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Today's date is Friday, November 27, 2020
School of Animal Biology
 March 2013
Tuesday 26
13:00 - SEMINAR - Bending strains in long bones: The case of the xenarthran third trochanter. : School of Anatomy, Physiology & Human Biology Seminar Series More Information
The Seminar: The femur of armadillos and their fossil relatives, the glyptodonts is characterised by a large third trochanter projecting from the lateral side of the shaft. The role of this prominent structure and the muscles that attach there is unknown. This presentation looks at the variation in the shape the xenarthran femur and explores the hypothesis that the third trochanter plays a role in regulating coronal plane bending strains in these strange animals.

The Speaker: Nick Milne began his research career in the 1980s looking at the uncinate processes of cervical vertebrae. He was interested in what role they played in the human neck and turned to comparative anatomy and function to try to understand these structures in a broader context. His interest in the comparative structure and function of bones has continued and collaborations with South American palaeontologists led to a fascination with armadillos and their strange glyptodont and ground sloth relatives. Collaborations with Paul O’Higgins in the UK have led to the application geometric morphometric and finite elements analysis techniques to try to understand aspects of xenarthran structure and function.

 April 2013
Wednesday 03
9:00 - CANCELLED - COURSE - Introduction to statistics : A short course using Microsoft Excel Website | More Information
Unfortunately this event has been cancelled.

Due to unforeseen circumstances the presenter is no longer available to deliver this course.


This course aims to provide you with an introduction to the facilities available in MS Excel from a statistical point of view. As well as an introduction to Excel, spreadsheet functions and graphics, it concentrates on performing basic statistical methods, producing charts and tables, and discusses the limitations of Excel when it comes to more complex statistical analysis.

Discount fees are available to UWA Postgraduate Research Students.
Thursday 04
9:00 - VISITING SPEAKER - Unisuper Financial Advice : Unisuper Financial Adviser will be on campus at UWA Website | More Information
Book your financial advice appointment on campus at the University of Western Australia with a Unisuper Financial Advisor.Whichever type of advice you choose, your first appointment with UniSuper Advice is complimentary. If you wish to proceed, a fixed quote will be provided at the conclusion of the meeting.Contact Unisuper to make an Appointment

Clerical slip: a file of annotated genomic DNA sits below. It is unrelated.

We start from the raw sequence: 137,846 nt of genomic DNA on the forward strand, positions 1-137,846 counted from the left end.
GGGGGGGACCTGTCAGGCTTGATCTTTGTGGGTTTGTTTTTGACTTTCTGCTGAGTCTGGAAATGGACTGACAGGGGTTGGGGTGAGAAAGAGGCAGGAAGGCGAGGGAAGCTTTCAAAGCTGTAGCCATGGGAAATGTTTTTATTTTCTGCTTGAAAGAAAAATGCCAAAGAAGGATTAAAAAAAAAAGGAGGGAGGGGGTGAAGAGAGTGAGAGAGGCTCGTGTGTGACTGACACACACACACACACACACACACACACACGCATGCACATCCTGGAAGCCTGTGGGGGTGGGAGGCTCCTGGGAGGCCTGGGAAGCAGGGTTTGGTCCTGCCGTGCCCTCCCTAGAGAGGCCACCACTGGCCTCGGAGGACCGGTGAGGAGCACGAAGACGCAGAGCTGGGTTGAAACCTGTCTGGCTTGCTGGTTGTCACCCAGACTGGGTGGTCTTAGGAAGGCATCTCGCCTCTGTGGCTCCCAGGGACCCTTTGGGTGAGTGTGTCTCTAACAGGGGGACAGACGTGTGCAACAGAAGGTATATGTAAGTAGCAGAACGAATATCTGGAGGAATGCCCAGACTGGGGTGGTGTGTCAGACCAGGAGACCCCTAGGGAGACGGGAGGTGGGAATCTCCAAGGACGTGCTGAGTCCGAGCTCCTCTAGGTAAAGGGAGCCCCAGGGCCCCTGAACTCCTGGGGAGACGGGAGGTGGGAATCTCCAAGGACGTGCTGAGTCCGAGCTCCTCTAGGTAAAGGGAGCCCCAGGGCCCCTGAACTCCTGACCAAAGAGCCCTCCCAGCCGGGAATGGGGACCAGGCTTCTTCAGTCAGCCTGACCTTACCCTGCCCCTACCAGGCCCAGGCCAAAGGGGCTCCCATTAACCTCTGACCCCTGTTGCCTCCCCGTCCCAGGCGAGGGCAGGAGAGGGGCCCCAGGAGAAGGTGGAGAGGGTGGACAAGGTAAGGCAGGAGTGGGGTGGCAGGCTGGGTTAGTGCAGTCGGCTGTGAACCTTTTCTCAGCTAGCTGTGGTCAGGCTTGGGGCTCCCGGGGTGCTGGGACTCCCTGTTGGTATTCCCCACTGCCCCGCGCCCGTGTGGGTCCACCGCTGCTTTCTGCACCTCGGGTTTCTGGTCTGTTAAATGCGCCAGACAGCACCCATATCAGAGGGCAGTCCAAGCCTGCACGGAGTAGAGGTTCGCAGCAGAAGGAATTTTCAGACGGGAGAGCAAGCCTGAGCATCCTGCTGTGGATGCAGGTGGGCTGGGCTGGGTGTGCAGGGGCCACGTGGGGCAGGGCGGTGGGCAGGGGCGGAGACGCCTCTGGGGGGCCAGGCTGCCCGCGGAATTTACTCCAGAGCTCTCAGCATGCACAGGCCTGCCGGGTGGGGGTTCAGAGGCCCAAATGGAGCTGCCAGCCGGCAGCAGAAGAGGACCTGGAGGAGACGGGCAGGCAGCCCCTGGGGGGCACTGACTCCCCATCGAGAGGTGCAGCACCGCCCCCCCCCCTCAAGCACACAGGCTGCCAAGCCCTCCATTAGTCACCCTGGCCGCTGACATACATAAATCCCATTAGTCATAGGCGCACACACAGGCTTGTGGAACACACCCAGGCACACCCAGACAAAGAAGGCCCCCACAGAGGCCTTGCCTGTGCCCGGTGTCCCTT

Wednesday 10
13:00 - EVENT - Food 2050 - The UWA Institute of Agriculture 2013 Industry forum : Join us for an afternoon of discussion about arguably the biggest issue facing humanity: how to feed nine billion people in 2050 without destroying the planet. Website | More Information
Building on the theme of the UWA Future Farm 2050 Project

The biggest issue facing humanity: how to feed 9 billion people in 2050 without destroying the planet. What science and technology is needed to meet this challenge?

Time: 1:00pm – 5:15pm followed by refreshments

Cost $40 + GST - RSVP for catering purposes by 2 April 2013 purchase tickets online at https://www.ioa.uwa.edu.au/industry-forum/


1.00pm Welcome: W/Professor Kadambot Siddique, AM FTSE, Hackett Professor of Agriculture Chair, Director,The UWA Institute of Agriculture (IOA), UWA

1.10pm Why are we here?: Mr Graham Laitt, Managing Director, Milne Agrigroup Pty Ltd

1.28pm Future Food and Health: W/Professor Peter Leedman, Deputy Director, Western Australian Institute for Medical Research (WAIMR)

1:40pm Food Security or Food Quality for Australia?: Professor William Erskine, Centre for Legumes in Mediterranean Agriculture (CLIMA), UWA

1.53pm CGE animal food production: W/Professor Graeme Martin, Head, School of Animal Biology, Deputy Director,Chair of Animal Science, The UWA Institute of Agriculture

2.05pm Farming and Biodiversity: Mr Chris Curnow, Program Manager – Southwest Australia Land Manager Engagement WWF-Australia